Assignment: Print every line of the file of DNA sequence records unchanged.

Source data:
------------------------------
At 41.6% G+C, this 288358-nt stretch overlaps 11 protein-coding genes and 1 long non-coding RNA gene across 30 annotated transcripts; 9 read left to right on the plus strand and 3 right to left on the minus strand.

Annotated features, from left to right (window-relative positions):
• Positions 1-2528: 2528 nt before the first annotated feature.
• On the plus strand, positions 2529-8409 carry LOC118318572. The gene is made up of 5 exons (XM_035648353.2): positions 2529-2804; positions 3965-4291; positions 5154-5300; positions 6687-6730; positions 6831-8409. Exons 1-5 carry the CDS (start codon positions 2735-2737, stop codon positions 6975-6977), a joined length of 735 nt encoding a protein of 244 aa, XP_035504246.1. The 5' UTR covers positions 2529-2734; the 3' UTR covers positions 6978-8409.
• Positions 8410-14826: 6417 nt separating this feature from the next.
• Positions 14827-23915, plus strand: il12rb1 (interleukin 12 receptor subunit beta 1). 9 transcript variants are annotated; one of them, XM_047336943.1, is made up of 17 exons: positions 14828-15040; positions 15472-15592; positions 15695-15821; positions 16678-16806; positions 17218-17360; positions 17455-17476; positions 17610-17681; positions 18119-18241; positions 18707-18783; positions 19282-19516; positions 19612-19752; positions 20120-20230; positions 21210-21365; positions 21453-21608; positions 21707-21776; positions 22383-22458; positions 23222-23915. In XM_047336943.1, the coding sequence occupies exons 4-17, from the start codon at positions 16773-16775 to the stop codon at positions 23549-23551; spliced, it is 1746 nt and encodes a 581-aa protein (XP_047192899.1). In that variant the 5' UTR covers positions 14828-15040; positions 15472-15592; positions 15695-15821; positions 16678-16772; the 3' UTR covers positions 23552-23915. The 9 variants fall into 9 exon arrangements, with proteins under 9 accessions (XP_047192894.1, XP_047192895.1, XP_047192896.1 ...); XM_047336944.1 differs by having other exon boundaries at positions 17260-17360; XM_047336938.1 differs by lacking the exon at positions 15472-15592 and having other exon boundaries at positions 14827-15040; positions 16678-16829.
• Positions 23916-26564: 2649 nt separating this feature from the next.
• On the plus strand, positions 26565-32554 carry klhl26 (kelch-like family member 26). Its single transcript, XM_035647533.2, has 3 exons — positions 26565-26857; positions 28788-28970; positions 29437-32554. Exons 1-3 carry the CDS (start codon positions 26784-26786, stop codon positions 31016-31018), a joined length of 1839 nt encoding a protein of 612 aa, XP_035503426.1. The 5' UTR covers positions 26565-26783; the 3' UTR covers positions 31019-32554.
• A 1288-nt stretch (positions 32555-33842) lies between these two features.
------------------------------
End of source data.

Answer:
At 41.6% G+C, this 288358-nt stretch overlaps 11 protein-coding genes and 1 long non-coding RNA gene across 30 annotated transcripts; 9 read left to right on the plus strand and 3 right to left on the minus strand.

Annotated features, from left to right (window-relative positions):
• Positions 1-2528: 2528 nt before the first annotated feature.
• On the plus strand, positions 2529-8409 carry LOC118318572. The gene is made up of 5 exons (XM_035648353.2): positions 2529-2804; positions 3965-4291; positions 5154-5300; positions 6687-6730; positions 6831-8409. Exons 1-5 carry the CDS (start codon positions 2735-2737, stop codon positions 6975-6977), a joined length of 735 nt encoding a protein of 244 aa, XP_035504246.1. The 5' UTR covers positions 2529-2734; the 3' UTR covers positions 6978-8409.
• Positions 8410-14826: 6417 nt separating this feature from the next.
• Positions 14827-23915, plus strand: il12rb1 (interleukin 12 receptor subunit beta 1). 9 transcript variants are annotated; one of them, XM_047336943.1, is made up of 17 exons: positions 14828-15040; positions 15472-15592; positions 15695-15821; positions 16678-16806; positions 17218-17360; positions 17455-17476; positions 17610-17681; positions 18119-18241; positions 18707-18783; positions 19282-19516; positions 19612-19752; positions 20120-20230; positions 21210-21365; positions 21453-21608; positions 21707-21776; positions 22383-22458; positions 23222-23915. In XM_047336943.1, the coding sequence occupies exons 4-17, from the start codon at positions 16773-16775 to the stop codon at positions 23549-23551; spliced, it is 1746 nt and encodes a 581-aa protein (XP_047192899.1). In that variant the 5' UTR covers positions 14828-15040; positions 15472-15592; positions 15695-15821; positions 16678-16772; the 3' UTR covers positions 23552-23915. The 9 variants fall into 9 exon arrangements, with proteins under 9 accessions (XP_047192894.1, XP_047192895.1, XP_047192896.1 ...); XM_047336944.1 differs by having other exon boundaries at positions 17260-17360; XM_047336938.1 differs by lacking the exon at positions 15472-15592 and having other exon boundaries at positions 14827-15040; positions 16678-16829.
• Positions 23916-26564: 2649 nt separating this feature from the next.
• On the plus strand, positions 26565-32554 carry klhl26 (kelch-like family member 26). Its single transcript, XM_035647533.2, has 3 exons — positions 26565-26857; positions 28788-28970; positions 29437-32554. Exons 1-3 carry the CDS (start codon positions 26784-26786, stop codon positions 31016-31018), a joined length of 1839 nt encoding a protein of 612 aa, XP_035503426.1. The 5' UTR covers positions 26565-26783; the 3' UTR covers positions 31019-32554.
• A 1288-nt stretch (positions 32555-33842) lies between these two features.